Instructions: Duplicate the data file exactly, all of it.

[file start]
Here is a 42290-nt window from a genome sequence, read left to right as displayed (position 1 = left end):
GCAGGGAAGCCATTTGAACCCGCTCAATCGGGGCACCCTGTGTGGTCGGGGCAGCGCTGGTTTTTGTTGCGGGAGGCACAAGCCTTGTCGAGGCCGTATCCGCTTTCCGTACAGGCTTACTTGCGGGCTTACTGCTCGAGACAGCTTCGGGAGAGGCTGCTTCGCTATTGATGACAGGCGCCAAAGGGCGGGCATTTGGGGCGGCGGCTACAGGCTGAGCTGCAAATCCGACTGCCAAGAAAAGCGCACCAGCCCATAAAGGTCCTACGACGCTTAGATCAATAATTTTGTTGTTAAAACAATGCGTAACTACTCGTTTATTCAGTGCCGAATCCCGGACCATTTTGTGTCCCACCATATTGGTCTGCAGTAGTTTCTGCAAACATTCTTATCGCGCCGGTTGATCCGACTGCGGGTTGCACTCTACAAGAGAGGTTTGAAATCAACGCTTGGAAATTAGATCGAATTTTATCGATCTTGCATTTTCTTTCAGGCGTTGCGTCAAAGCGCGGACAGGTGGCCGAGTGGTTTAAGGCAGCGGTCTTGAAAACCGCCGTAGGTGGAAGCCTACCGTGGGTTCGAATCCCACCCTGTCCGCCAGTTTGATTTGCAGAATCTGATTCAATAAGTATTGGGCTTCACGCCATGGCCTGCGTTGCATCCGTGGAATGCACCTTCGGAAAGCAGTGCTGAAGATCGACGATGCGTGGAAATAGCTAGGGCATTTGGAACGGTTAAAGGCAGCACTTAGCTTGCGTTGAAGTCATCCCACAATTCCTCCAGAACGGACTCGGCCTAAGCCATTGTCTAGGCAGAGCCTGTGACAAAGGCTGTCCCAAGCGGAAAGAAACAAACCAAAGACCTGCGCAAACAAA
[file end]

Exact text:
Here is a 42290-nt window from a genome sequence, read left to right as displayed (position 1 = left end):
GCAGGGAAGCCATTTGAACCCGCTCAATCGGGGCACCCTGTGTGGTCGGGGCAGCGCTGGTTTTTGTTGCGGGAGGCACAAGCCTTGTCGAGGCCGTATCCGCTTTCCGTACAGGCTTACTTGCGGGCTTACTGCTCGAGACAGCTTCGGGAGAGGCTGCTTCGCTATTGATGACAGGCGCCAAAGGGCGGGCATTTGGGGCGGCGGCTACAGGCTGAGCTGCAAATCCGACTGCCAAGAAAAGCGCACCAGCCCATAAAGGTCCTACGACGCTTAGATCAATAATTTTGTTGTTAAAACAATGCGTAACTACTCGTTTATTCAGTGCCGAATCCCGGACCATTTTGTGTCCCACCATATTGGTCTGCAGTAGTTTCTGCAAACATTCTTATCGCGCCGGTTGATCCGACTGCGGGTTGCACTCTACAAGAGAGGTTTGAAATCAACGCTTGGAAATTAGATCGAATTTTATCGATCTTGCATTTTCTTTCAGGCGTTGCGTCAAAGCGCGGACAGGTGGCCGAGTGGTTTAAGGCAGCGGTCTTGAAAACCGCCGTAGGTGGAAGCCTACCGTGGGTTCGAATCCCACCCTGTCCGCCAGTTTGATTTGCAGAATCTGATTCAATAAGTATTGGGCTTCACGCCATGGCCTGCGTTGCATCCGTGGAATGCACCTTCGGAAAGCAGTGCTGAAGATCGACGATGCGTGGAAATAGCTAGGGCATTTGGAACGGTTAAAGGCAGCACTTAGCTTGCGTTGAAGTCATCCCACAATTCCTCCAGAACGGACTCGGCCTAAGCCATTGTCTAGGCAGAGCCTGTGACAAAGGCTGTCCCAAGCGGAAAGAAACAAACCAAAGACCTGCGCAAACAAA